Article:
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The U.S. Department of Commerce's National Institute of Standards and Technology (NIST) just issued a final rule changing its regulations implementing the Bayh-Dole Act. Here is what small businesses and nonprofit organizations, such as universities, that create inventions with federal funds need to know.

What Is the Bayh-Dole Act and Why Does It Matter?

Enacted in 1980 as the Patent and Trademark Law Amendments Act (Pub. L. No. 96-517) and amended in 1984 by the Trademark Clarification Act of 1984 (Title V of Pub. L. No. 98-620) and again in 2000 by the Technology Transfer Commercialization Act of 1999 (Pub. L. No. 106-404), the Bayh-Dole Act generally gives small businesses and nonprofit organizations the option to retain title to inventions made under government contracts, grants, or cooperative agreements that are for the performance of experimental, developmental, or research work. The implementing regulations are found at 37 C.F.R. Part 401 and Federal Acquisition Regulation (FAR) Subpart 27.3.

The Bayh-Dole Act balances multiple objectives, including ensuring "that inventions made by nonprofit organizations and small business firms are used in a manner to promote free competition and enterprise without unduly encumbering future research and discovery" and "that the Government obtains sufficient rights in federally supported inventions to meet the needs of the Government and protect the public against nonuse or unreasonable use of inventions." 35 U.S.C. § 200. Though it has become the foundation for much of the federal government's patent policy, it does not address or change the standards for the patentability of inventions. Since the Bayh-Dole Act's passage, nonprofit and university patents and licenses have increased substantially.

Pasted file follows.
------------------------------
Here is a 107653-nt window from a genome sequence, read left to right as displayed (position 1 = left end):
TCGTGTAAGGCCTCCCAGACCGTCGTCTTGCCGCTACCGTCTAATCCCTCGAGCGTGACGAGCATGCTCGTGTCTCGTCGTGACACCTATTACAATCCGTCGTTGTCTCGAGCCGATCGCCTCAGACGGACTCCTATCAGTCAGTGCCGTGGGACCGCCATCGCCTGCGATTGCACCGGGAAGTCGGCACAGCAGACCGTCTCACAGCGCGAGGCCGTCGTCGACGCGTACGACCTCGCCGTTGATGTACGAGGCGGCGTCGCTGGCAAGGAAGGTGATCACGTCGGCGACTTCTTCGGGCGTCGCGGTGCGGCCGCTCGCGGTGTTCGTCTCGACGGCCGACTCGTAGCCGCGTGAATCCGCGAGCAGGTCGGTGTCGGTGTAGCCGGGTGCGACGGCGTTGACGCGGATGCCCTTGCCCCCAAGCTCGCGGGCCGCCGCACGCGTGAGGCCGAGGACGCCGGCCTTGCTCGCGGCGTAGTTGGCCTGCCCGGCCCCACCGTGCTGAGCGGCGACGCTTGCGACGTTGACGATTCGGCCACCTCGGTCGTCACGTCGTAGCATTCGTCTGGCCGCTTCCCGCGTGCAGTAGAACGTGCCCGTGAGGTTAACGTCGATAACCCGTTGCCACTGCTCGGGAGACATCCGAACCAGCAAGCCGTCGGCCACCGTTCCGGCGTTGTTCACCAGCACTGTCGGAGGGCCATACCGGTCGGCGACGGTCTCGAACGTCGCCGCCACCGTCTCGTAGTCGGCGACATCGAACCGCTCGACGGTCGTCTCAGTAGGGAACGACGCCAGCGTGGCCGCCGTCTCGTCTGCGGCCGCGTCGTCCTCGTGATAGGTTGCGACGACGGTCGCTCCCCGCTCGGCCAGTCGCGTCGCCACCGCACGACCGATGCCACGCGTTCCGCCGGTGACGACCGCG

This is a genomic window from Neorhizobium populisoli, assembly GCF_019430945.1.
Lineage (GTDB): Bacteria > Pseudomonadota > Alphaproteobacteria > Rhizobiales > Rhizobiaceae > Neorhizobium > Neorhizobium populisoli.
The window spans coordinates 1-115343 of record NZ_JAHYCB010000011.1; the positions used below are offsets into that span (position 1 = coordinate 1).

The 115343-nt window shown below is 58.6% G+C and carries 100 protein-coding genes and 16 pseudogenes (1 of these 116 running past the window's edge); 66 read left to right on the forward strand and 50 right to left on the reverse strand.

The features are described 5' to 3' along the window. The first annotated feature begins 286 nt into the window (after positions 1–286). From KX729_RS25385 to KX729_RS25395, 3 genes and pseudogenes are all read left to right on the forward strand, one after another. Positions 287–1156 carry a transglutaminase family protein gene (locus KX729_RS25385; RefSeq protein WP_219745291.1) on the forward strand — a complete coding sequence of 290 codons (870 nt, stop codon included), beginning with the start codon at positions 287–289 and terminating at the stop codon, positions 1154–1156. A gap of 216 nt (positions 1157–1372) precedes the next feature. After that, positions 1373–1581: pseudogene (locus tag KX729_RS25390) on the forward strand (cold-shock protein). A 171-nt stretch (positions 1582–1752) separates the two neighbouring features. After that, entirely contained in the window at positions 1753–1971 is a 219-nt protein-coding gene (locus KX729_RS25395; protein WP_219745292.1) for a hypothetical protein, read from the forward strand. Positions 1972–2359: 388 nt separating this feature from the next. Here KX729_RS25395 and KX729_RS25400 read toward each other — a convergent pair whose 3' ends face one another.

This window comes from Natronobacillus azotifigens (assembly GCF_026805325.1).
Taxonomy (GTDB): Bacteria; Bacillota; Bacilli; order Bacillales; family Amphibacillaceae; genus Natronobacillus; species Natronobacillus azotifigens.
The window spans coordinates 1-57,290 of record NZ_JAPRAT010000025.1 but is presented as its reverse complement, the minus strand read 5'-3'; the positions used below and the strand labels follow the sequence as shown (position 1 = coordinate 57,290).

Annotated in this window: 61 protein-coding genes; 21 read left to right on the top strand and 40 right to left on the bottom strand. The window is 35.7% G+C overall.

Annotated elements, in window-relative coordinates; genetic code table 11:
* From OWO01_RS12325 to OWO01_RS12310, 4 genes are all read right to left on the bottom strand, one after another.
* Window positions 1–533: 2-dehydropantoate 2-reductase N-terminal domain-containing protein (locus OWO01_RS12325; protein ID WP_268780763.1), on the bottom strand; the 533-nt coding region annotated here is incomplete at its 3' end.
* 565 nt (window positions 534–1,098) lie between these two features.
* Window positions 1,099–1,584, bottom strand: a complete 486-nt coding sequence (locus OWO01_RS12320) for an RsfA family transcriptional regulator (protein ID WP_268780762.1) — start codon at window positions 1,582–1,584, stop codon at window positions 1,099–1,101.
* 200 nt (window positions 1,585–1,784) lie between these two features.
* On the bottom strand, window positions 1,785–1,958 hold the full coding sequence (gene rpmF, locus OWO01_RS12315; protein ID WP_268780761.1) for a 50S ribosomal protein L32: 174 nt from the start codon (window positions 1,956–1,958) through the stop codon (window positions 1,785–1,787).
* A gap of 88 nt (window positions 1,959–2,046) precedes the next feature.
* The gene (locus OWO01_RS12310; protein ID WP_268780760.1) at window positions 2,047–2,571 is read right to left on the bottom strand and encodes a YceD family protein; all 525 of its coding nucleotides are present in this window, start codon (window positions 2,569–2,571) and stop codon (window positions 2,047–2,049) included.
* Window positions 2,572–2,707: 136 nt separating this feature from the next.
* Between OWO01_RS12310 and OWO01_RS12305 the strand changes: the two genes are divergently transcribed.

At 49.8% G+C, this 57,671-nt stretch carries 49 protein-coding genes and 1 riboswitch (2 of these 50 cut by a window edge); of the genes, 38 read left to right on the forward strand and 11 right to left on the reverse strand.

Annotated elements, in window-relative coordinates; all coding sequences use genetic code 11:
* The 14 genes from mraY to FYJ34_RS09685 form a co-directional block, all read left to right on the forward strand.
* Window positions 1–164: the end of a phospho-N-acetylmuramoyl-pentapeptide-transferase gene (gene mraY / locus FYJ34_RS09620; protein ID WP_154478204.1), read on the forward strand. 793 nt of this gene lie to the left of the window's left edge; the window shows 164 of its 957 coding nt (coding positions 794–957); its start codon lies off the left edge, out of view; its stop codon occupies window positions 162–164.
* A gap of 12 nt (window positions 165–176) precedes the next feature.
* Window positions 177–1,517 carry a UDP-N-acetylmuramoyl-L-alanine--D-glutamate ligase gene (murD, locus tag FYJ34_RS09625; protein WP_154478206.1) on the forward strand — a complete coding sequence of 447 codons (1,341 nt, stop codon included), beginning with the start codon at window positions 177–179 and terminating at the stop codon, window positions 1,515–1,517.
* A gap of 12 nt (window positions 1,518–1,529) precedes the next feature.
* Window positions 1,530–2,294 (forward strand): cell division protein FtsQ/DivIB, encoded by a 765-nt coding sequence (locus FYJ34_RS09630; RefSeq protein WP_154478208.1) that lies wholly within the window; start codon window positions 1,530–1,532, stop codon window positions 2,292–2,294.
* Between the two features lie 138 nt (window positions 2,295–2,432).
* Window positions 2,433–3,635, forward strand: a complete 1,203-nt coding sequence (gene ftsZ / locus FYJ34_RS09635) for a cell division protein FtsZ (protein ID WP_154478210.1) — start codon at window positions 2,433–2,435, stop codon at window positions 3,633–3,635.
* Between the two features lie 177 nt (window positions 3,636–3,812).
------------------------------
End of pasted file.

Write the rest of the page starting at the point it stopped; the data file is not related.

What Is Changing as a Result of NIST's New Final Rule?

Here is a summary of changes in the new rule to be aware of:

  • No Government Time Limit to Request Title – The standard patents rights clause that is inserted into applicable agreements requires conveyance of title in subject inventions to the government "[i]f the contractor fails to disclose or elect title to the subject invention within the times specified in" the rules, "or elects not to retain title." 37 C.F.R. § 401.14(d)(1). Under current law, however, there is a caveat: title transfers "provided that the agency may only request title within 60 days after learning of the failure of the contractor to disclose or elect within the specified times." Id. The new rule eliminates this 60-day time limit. NIST justifies this change, over several commenters' objection, by stating that "[a] contractor's failure to timely disclose or elect title to a subject invention, both as required by its funding agreement, can work to deny the Federal government any rights in the funded invention, through no fault of the funding agency."